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Beam me up, Scott(ie)! institutional theorists’ struggles with the emergent nature of entrepreneurship

Institutions and Entrepreneurship

ISBN: 978-0-85724-239-6, eISBN: 978-0-85724-240-2

Publication date: 8 November 2010


Institutional theories of organizations in sociology have focused on exteriority and constraint over the past three decades, in keeping with their roots in macrosocial theory (Parsons, 1956). These theories have mostly examined the macrocontext for organization- and field-level activities, rather than the microprocesses through which humans accomplish particular actions. However, with the widespread diffusion and adoption of neo-institutional theory (hereafter NIT) as the default framework within organizational sociology, some authors have been unable to resist extending it to encompass microlevel change processes. In particular, people studying entrepreneurship, broadly defined, have created a new category of actors, called institutional entrepreneurs (hereafter IEs), along with associated new concepts, such as embedded autonomy. Organization studies journals now routinely publish papers on the topic of institutional entrepreneurship (Leca & Naccache, 2006), and special sections of mainstream management journals also regularly feature such papers.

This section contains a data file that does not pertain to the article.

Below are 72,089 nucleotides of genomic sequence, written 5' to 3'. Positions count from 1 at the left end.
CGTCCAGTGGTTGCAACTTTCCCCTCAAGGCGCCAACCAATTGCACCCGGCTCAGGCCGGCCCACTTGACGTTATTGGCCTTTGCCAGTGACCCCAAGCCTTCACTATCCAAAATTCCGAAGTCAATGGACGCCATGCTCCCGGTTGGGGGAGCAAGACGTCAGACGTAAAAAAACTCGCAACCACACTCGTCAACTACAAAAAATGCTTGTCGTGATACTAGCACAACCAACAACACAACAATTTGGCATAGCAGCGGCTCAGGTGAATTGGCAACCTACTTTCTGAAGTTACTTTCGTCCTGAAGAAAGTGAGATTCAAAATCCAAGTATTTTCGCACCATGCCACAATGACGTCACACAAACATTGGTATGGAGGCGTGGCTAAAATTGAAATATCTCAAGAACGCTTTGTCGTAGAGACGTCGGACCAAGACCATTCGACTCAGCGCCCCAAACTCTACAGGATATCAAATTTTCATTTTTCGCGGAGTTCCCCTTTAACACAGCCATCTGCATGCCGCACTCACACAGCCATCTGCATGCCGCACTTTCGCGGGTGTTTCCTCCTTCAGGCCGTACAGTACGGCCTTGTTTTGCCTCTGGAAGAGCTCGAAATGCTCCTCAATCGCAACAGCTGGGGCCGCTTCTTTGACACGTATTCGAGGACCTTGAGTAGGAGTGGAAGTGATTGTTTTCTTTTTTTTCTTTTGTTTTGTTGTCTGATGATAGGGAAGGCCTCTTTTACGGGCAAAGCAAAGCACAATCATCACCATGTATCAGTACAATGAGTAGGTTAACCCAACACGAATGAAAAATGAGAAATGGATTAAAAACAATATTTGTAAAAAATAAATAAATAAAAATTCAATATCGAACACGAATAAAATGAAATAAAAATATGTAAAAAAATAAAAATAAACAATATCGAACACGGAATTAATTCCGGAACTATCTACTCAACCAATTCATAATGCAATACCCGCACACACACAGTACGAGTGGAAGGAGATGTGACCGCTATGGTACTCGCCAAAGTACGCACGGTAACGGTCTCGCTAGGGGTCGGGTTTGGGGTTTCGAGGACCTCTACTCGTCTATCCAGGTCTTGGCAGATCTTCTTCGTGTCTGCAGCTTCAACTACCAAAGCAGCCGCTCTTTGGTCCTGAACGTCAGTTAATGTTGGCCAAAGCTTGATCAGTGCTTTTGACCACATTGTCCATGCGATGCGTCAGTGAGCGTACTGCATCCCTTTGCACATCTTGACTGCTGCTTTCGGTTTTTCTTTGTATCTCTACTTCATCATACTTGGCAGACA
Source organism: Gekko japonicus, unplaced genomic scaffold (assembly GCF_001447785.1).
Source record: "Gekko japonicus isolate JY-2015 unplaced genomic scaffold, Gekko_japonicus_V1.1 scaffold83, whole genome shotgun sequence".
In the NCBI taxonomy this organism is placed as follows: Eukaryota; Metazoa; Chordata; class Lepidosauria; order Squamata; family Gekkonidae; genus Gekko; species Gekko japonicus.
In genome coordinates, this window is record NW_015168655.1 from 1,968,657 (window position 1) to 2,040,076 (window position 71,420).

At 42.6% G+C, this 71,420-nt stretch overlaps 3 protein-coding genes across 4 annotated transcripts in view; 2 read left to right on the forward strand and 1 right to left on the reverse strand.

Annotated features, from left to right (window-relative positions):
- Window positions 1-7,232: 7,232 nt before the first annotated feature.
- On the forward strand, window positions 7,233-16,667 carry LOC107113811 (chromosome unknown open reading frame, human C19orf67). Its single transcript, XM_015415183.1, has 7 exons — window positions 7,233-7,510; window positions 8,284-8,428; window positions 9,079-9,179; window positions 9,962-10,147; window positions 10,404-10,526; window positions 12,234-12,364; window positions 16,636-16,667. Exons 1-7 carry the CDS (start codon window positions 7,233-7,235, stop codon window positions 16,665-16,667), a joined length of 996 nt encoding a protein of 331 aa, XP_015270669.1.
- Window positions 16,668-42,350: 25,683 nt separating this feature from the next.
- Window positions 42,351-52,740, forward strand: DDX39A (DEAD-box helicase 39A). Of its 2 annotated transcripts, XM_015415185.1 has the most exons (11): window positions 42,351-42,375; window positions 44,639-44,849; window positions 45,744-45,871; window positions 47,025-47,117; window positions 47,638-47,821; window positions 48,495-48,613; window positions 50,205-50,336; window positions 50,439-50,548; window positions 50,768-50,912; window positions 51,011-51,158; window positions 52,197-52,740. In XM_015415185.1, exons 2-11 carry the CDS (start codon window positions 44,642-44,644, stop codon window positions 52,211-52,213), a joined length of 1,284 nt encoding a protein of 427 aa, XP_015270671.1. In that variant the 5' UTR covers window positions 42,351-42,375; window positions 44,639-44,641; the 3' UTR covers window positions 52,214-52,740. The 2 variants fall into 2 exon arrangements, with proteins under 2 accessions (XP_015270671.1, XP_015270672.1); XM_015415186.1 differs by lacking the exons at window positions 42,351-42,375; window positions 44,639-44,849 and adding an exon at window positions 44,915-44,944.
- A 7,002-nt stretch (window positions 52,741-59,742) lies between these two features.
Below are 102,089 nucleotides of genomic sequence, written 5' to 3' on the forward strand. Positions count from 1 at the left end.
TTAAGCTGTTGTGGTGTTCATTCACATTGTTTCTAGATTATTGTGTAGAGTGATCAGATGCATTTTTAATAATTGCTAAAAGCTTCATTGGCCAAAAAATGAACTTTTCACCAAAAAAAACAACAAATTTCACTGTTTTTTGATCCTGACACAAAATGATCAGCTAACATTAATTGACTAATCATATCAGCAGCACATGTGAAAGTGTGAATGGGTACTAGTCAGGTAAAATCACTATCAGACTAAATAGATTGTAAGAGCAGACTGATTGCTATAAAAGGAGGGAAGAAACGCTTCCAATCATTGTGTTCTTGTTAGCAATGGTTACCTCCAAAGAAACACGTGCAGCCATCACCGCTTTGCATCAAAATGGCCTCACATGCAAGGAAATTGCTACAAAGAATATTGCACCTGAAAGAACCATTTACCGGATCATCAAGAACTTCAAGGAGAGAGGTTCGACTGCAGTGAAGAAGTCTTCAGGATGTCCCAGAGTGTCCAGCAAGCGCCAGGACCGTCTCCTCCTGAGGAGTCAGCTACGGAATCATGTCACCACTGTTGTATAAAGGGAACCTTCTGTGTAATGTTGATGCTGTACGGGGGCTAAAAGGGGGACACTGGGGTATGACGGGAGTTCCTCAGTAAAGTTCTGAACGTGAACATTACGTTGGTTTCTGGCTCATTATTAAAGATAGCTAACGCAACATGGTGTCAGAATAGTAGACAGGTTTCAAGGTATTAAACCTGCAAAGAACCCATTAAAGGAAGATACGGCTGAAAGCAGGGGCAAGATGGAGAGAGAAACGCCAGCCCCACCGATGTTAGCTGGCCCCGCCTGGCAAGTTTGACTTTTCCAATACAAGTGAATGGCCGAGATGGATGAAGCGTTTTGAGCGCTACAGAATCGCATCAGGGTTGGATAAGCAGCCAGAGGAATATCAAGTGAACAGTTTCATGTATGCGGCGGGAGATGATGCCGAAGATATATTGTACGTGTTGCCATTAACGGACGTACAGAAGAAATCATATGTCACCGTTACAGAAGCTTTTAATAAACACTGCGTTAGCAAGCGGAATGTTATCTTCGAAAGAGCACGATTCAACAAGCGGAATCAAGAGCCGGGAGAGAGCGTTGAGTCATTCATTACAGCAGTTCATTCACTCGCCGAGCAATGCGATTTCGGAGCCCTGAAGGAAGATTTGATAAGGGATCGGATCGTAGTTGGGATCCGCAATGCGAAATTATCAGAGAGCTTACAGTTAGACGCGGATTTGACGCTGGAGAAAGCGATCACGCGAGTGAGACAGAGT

Aldrich, H.E. (2010), "Beam me up, Scott(ie)! institutional theorists’ struggles with the emergent nature of entrepreneurship", Sine, W.D. and David, R.J. (Ed.) Institutions and Entrepreneurship (Research in the Sociology of Work, Vol. 21), Emerald Group Publishing Limited, Leeds, pp. 329-364.



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